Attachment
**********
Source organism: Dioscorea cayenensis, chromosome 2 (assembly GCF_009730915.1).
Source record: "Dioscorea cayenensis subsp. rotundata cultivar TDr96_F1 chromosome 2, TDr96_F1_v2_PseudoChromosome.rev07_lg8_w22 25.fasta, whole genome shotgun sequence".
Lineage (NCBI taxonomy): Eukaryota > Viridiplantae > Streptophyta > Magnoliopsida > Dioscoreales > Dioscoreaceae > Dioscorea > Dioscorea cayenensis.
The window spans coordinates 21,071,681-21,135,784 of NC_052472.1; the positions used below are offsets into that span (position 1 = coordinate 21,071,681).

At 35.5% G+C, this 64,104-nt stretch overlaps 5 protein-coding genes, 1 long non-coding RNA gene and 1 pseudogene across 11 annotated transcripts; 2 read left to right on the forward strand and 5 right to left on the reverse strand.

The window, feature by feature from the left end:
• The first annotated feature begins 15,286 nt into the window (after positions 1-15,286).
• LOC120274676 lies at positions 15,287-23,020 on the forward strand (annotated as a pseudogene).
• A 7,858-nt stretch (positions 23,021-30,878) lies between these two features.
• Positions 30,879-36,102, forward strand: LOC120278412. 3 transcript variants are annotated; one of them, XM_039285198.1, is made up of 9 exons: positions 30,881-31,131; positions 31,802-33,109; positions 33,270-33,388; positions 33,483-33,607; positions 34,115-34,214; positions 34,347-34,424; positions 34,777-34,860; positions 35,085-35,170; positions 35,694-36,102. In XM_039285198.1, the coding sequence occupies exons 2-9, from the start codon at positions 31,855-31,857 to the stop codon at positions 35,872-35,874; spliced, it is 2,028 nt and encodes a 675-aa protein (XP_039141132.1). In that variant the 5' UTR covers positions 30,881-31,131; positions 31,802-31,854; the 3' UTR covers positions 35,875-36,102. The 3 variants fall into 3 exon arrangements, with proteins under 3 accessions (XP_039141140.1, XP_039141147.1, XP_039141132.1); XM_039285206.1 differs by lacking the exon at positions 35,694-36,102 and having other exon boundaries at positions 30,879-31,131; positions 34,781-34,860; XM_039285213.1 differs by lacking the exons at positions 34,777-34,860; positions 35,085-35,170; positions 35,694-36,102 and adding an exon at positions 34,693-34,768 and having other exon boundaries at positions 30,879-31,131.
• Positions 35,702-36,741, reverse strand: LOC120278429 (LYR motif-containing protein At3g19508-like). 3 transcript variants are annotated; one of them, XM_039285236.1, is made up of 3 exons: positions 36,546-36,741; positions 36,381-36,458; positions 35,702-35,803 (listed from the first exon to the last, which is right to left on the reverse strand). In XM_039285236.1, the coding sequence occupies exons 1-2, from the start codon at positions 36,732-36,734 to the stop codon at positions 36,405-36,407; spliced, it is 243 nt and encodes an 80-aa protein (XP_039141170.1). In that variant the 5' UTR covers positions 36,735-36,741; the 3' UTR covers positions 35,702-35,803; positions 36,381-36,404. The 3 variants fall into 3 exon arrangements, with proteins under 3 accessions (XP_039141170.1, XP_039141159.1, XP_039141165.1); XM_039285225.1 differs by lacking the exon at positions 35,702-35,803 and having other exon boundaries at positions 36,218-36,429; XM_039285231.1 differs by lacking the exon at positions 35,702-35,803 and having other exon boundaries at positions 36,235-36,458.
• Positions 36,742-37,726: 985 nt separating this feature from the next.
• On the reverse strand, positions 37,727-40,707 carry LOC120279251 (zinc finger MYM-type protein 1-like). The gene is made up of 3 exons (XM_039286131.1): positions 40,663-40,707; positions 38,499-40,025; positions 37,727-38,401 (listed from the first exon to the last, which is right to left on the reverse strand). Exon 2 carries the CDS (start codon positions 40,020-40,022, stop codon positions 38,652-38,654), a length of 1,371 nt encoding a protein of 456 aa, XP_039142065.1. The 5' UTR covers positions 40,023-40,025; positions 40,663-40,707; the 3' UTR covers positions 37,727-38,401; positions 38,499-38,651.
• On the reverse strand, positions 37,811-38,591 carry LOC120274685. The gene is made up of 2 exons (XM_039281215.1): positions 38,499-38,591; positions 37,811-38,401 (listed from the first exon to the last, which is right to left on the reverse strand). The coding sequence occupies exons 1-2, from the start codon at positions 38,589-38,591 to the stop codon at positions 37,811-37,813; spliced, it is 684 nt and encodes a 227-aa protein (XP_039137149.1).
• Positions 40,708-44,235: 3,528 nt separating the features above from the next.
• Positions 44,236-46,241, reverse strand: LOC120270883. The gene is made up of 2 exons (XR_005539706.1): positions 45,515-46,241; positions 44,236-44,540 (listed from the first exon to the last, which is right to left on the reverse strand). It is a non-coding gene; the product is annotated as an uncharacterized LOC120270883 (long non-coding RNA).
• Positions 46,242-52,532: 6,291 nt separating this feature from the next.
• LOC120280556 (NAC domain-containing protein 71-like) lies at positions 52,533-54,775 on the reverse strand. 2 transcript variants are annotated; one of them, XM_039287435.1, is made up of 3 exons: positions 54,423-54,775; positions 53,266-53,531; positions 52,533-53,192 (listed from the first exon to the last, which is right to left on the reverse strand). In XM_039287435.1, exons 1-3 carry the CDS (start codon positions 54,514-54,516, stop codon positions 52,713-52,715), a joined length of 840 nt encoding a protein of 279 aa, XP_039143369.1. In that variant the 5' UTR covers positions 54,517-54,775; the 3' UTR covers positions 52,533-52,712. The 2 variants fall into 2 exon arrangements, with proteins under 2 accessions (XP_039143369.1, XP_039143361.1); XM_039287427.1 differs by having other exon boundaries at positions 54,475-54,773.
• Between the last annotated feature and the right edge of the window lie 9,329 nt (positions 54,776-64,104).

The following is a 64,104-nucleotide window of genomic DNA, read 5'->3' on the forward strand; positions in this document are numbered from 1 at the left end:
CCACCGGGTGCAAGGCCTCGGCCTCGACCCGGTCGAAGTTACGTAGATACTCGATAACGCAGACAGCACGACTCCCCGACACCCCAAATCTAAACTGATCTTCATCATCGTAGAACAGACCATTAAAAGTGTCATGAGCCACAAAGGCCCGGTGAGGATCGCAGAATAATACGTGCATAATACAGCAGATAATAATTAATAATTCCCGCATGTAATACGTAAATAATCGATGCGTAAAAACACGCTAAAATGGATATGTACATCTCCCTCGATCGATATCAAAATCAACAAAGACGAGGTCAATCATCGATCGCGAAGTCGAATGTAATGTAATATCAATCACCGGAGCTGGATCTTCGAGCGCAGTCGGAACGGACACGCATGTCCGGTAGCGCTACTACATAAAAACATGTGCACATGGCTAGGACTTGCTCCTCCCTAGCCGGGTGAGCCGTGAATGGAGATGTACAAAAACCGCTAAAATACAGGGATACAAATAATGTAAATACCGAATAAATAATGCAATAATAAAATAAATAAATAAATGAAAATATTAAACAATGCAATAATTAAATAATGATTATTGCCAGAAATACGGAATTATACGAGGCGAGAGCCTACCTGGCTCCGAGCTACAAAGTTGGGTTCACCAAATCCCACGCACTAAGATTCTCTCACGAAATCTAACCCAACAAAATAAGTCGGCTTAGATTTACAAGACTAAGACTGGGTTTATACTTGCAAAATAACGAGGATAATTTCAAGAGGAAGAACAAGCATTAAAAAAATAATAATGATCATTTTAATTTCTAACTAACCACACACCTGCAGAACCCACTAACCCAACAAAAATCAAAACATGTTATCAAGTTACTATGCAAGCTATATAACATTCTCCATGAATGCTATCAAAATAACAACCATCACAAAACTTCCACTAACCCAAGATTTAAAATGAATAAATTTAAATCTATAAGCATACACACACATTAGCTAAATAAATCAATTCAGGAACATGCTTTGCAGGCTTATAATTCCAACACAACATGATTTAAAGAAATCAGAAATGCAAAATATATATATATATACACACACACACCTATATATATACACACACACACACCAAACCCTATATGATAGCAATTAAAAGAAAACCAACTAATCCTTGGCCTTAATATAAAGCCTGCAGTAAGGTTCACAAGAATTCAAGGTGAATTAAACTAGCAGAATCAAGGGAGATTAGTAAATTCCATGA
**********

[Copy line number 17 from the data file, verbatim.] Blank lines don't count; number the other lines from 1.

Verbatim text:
• Positions 46,242-52,532: 6,291 nt separating this feature from the next.